EXTON, Pa.— Anemia managers for dialysis patients are more likely to report that they are using lower average doses of erythropoiesis-stimulating agents, monitoring hemoglobins more frequently and placing more emphasis on a patient's IV iron status, according to a report released Sept. 11.
BioTrends Research Group’s report focuses on the management of renal anemia, including the use of ESAs and IV iron. “TreatmentTrends: Anemia Managers” is the first report the research company has conducted with anemia managers. It is based on the results of an online survey completed by 150 anemia managers—100 working with dialysis patients and 50 working with later stage chronic kidney disease patients. In addition, the report includes qualitative interviews with a subset of 25 respondents.
Dialysis and Anemia Management
In dialysis, anemia managers are very involved in monitoring lab values related to ESA and IV iron use and making therapy decisions based on labs and protocols, according to BioTrends. Similar to nephrologists, the report found that a vast majority of anemia managers report that ESA safety issues have impacted their use of ESAs in dialysis.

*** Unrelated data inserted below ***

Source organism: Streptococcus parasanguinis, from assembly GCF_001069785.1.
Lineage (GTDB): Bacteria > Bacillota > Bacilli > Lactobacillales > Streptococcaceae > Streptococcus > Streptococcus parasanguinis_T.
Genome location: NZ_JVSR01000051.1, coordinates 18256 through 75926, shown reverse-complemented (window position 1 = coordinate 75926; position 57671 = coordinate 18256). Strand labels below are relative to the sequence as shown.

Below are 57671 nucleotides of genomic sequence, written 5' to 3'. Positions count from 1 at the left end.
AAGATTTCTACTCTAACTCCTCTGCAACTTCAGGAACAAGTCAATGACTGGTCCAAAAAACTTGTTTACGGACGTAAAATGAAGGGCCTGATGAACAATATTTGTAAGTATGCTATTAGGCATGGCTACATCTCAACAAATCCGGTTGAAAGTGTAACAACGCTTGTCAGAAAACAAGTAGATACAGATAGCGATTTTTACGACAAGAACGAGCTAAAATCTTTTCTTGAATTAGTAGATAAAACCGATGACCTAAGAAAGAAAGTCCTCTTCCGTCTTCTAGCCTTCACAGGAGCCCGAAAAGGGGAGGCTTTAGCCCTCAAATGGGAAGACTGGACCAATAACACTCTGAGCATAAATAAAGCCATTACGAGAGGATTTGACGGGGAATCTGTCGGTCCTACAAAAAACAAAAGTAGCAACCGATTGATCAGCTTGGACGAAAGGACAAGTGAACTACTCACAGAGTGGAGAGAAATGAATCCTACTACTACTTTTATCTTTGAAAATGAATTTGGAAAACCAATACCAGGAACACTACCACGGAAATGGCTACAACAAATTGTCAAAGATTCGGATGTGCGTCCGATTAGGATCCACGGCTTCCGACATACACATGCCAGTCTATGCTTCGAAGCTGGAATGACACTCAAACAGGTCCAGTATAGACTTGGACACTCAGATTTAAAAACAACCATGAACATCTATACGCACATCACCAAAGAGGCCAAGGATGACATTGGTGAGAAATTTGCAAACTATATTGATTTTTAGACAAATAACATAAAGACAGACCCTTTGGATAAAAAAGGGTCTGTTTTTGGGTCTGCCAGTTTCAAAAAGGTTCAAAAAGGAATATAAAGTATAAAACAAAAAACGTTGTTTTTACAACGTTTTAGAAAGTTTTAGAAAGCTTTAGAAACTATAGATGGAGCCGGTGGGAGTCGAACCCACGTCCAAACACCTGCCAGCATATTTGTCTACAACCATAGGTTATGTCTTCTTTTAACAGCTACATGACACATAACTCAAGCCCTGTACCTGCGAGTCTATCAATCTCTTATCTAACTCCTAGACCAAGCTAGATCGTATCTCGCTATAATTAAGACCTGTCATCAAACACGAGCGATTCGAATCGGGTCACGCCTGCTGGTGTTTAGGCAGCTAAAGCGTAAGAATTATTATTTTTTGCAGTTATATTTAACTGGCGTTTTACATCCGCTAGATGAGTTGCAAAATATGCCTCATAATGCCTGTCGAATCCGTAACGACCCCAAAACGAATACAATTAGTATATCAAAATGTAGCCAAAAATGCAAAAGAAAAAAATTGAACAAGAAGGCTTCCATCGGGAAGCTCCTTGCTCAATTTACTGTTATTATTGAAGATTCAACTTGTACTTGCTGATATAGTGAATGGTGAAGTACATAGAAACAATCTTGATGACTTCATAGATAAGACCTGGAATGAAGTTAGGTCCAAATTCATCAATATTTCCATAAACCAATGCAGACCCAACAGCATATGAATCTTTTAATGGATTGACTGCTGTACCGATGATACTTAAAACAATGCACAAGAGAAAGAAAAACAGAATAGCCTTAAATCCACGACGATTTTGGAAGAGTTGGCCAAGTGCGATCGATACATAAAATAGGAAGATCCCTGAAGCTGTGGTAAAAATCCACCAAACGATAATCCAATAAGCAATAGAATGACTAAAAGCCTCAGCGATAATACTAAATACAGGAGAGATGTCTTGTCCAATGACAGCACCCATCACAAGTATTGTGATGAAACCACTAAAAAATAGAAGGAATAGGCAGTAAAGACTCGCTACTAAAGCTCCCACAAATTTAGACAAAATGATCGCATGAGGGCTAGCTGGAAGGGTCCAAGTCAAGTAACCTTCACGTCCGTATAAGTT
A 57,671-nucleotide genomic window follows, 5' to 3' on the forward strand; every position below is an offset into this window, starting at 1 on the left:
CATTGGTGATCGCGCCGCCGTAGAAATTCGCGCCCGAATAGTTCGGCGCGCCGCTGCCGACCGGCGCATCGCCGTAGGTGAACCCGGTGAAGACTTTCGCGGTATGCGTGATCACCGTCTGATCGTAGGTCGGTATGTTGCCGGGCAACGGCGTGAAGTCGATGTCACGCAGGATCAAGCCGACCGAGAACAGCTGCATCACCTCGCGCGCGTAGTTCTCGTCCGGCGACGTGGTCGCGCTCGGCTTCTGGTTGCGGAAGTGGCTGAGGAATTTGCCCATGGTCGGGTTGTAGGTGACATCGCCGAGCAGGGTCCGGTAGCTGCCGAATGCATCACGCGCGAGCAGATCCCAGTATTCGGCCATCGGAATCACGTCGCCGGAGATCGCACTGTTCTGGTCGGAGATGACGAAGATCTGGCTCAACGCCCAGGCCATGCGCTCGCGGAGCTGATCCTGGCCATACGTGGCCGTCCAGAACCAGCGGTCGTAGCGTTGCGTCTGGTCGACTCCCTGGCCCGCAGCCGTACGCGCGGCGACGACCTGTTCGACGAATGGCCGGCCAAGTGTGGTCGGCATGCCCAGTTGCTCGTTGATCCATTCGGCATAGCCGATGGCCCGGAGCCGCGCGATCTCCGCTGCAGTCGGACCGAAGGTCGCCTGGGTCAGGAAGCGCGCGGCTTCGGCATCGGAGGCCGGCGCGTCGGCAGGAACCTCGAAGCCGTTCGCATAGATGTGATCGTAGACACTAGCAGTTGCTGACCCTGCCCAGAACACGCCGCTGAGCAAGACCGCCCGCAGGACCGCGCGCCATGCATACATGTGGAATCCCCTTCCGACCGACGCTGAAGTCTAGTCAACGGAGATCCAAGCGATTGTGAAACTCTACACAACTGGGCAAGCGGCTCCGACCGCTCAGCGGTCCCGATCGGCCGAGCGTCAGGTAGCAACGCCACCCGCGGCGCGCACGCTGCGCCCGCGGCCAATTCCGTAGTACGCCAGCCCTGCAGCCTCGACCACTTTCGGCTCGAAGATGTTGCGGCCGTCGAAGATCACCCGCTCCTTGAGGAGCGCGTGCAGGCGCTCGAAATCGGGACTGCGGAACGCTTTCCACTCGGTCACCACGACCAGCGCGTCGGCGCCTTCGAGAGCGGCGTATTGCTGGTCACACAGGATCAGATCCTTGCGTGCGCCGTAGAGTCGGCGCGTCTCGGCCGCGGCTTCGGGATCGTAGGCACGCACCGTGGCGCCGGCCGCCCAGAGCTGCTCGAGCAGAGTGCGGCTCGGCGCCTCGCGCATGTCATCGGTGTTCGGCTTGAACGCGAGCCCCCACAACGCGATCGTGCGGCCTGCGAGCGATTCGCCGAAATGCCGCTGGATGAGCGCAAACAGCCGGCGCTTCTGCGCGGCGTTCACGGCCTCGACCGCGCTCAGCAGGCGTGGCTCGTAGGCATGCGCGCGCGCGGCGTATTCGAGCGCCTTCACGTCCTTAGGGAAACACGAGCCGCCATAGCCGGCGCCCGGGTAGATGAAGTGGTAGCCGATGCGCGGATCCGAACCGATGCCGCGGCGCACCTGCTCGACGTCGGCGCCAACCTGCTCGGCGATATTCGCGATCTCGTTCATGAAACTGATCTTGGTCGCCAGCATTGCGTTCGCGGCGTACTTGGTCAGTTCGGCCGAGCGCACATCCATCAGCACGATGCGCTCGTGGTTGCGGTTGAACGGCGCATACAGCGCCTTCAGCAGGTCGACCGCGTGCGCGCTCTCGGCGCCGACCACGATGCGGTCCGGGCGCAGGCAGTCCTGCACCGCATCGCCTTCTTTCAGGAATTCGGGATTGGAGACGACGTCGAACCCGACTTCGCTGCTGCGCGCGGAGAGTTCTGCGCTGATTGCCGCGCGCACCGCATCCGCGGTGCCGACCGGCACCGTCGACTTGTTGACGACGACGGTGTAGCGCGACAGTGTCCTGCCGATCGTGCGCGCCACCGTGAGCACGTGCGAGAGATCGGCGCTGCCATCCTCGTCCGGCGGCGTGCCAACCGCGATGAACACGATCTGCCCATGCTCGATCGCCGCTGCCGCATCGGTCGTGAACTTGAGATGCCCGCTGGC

Anemia managers and nephrologists most often report protocol changes and ESA dose reductions at lower hemoglobin levels as types of changes, according to the report. However, anemia managers were more likely to report that they are using lower average doses of ESAs, monitoring hemoglobins more frequently, and placing more emphasis on a patient's IV iron status.
In addition, anemia managers predict a significant increase in their use of IV iron in the next three months, according to BioTrends. More than one-third report changing their IV iron protocol in the past three months—most often allowing higher levels of ferritin before holding IV iron and making more effort to keep patients on maintenance therapy (by extending dosing frequency, for example) instead of discontinuing therapy. The report also found that American Regent's Venofer is the market share leader in the IV iron hemodialysis market over Watson's Ferrlecit.